The Claims Process

What the VA Does After It Gets Your Claim

There are eight steps for most claims for benefits from Department of Veterans Affairs (VA).

The time each step takes depends on how complex your claim is, how much evidence is needed, and the type of evidence. Providing as much evidence as possible with your claim can affect how long it takes.

The eight steps are:

  1. Claim Received: If you apply online, you get an online receipt within an hour; if you apply by U.S. mail, it takes standard mailing time plus one week for the VA to process and record your claim.
  2. Under Review: Your claim is assigned to a VA representative who looks at it and decides if more evidence is needed. (If no more evidence is needed, your claim moves to Step 5, Preparation for Decision.)
  3. Gathering Evidence: For a standard claim, the VA representative asks for evidence — from you, a medical professional, a government agency, or another source. For the Fully Developed Claims (FDC) process, you give the VA all the relevant records that you have when you file your claim, and then certify that you have no more evidence to give them. Learn more about VA evidence requirements.
  4. Review of Evidence: The VA representative looks at all the evidence; if more evidence is needed, your claim goes back to Step 3, and if no more evidence is needed, your claim moves to Step 5.
  5. Preparation for Decision: The VA representative makes a decision on your claim, and creates documents explaining that decision. (While creating the documents, the representative may decide even more evidence is needed, and your claim moves back to Step 3.)
  6. Pending Decision Approval: The VA representative’s decision is reviewed, and a final award approval is made. (During the approval process, it might be decided that more evidence is needed, and your claim moves back to Step 3.)
  7. Preparation for Notification: You entire claim decision packet is prepared for mailing.
  8. Complete: The VA sends you a decision packet by U.S. Mail (allow for standard delivery times). The packet includes all the details of the decision or award.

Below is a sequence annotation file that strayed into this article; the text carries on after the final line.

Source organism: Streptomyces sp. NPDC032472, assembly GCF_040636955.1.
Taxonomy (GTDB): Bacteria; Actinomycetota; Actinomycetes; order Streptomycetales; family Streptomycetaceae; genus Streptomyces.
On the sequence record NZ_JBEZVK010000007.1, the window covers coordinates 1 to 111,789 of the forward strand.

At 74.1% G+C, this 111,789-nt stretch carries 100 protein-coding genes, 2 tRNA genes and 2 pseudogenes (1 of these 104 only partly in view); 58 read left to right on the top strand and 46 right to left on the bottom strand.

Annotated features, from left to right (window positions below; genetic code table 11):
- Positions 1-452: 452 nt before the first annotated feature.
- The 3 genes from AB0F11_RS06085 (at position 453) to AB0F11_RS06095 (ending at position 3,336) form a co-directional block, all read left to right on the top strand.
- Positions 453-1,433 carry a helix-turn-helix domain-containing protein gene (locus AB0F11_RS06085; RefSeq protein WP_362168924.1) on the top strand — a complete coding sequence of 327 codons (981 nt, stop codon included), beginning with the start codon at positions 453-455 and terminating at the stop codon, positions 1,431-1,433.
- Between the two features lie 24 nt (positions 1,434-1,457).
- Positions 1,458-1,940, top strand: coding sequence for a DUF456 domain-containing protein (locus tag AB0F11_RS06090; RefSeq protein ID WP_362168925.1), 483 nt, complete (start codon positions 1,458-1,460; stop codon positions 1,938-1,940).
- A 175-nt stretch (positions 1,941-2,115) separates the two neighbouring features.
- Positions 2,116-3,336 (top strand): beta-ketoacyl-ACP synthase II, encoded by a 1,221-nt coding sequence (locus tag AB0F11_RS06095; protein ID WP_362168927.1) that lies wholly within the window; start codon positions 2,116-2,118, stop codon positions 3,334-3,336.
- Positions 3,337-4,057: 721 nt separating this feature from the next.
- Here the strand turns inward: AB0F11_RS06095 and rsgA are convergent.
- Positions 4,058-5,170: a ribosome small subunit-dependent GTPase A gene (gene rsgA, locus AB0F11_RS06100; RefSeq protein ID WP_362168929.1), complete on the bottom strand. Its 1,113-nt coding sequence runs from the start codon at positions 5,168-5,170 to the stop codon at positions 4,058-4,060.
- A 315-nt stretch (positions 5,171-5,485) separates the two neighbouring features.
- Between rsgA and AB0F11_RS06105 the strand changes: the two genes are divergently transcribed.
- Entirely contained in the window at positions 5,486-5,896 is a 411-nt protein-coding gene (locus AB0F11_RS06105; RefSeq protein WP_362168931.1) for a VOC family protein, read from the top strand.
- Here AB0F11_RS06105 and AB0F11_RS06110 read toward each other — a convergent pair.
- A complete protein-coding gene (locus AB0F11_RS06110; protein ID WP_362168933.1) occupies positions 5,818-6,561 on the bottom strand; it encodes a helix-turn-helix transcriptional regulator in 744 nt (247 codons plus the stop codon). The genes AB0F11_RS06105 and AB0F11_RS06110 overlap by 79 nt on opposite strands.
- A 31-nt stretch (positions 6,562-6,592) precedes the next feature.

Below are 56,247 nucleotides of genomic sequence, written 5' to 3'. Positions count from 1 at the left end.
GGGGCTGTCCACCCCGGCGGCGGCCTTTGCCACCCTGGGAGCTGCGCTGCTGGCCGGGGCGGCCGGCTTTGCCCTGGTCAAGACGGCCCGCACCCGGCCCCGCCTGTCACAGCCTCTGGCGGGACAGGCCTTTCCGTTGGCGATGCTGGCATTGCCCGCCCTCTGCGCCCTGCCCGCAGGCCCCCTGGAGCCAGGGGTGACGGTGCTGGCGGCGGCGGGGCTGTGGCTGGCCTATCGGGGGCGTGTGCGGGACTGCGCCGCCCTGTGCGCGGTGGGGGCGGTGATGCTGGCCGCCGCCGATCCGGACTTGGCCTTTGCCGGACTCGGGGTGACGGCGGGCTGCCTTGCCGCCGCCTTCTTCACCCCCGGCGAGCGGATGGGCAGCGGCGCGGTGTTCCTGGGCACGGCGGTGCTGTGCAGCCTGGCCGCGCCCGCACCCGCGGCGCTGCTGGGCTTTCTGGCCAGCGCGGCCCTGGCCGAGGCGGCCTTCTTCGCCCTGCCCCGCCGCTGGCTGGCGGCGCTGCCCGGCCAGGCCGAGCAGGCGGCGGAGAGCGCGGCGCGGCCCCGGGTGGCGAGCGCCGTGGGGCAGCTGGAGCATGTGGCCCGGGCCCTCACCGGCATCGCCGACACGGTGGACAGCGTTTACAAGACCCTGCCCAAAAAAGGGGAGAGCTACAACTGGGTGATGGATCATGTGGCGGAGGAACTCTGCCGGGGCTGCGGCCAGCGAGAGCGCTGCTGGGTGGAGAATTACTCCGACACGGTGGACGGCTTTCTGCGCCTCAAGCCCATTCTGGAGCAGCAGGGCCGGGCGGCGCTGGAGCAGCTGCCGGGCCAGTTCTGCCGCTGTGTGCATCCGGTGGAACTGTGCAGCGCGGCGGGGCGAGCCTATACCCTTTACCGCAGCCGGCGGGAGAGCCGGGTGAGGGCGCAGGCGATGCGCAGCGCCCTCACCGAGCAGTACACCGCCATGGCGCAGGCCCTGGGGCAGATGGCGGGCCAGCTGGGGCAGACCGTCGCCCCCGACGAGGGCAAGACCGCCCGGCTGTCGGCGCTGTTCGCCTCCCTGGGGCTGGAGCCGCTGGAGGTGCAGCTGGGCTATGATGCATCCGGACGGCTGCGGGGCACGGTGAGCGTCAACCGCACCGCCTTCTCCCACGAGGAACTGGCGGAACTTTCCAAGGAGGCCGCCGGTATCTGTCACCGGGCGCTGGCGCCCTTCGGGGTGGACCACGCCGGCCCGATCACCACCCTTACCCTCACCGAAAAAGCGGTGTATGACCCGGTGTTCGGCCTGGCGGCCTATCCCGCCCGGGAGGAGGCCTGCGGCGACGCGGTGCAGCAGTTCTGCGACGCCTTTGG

You can track the status of your claim using eBenefits.

VA Medical Exams During the Claims Process

As part of the evidence gathering process, the VA representative may order a medical exam, which is done at no cost to you. This exam is called a VA claim exam or a Compensation & Pension (C&P) exam.

Not everyone who files a claim goes to a VA claim exam. Or, if you are asking for benefits based on more than one disability, you might go to more than one claim exam.

The VA claim exam is different from a regular medical appointment because the person doing the exam won’t prescribe any medicine or treat you for your disability. The goal of this exam is to help the VA decide if your disability is service connected, the level of your disability, or if your disability rating should go up because your condition is getting worse.

Each exam is different. The person doing the exam may ask you questions, observe your behavior, do a limited physical exam, or simply review your file with you. The exam could be short or last an hour or more; a mental-health evaluation typically lasts two to four hours.

The VA has a Compensation & Pension exam overview, including:

Disability Benefits Questionnaires (DBQs)

To speed up the claims process, the VA has Disability Benefits Questionnaires (DBQs) that help with evidence gathering. These downloadable forms make it easier to document medical conditions. They make sure the VA has exactly the information needed to process your claim.

You can choose to visit a primary care provider in your community to complete your DBQ at your own expense, or you can go to a VA facility for free.

There are more than 70 DBQs for different conditions. The VA has charts of DBQs by medical conditions and symptoms or DBQs by form name; as well as a list of frequently asked questions about DBQs.

Appealing a Denied Claim

If the VA denies your claim, you don’t agree with them, and you think they made a mistake, you can appeal their decision. An appeal can have many levels, up to and including the U.S. Court of Appeals for Veterans Claims, the Court of Appeals for the Federal Circuit, and even the U.S. Supreme Court.

There are different types and levels of appeals, with different deadlines. The rules are complicated and if you appeal, you must get help right away from an accredited service officer, accredited claims agent, or an accredited attorney to make sure you do your appeal right. If you don’t, you might not be able to appeal and you may lose out on benefits that should be yours.

During the appeal process, your representative plays a key role. You can search for accredited veterans service organization representatives, agents, or attorneys on the VA website.

And you might be able to get a free attorney through the Veterans Consortium Pro Bono Program, a nonprofit veterans organization.

Learn more about the appeals process.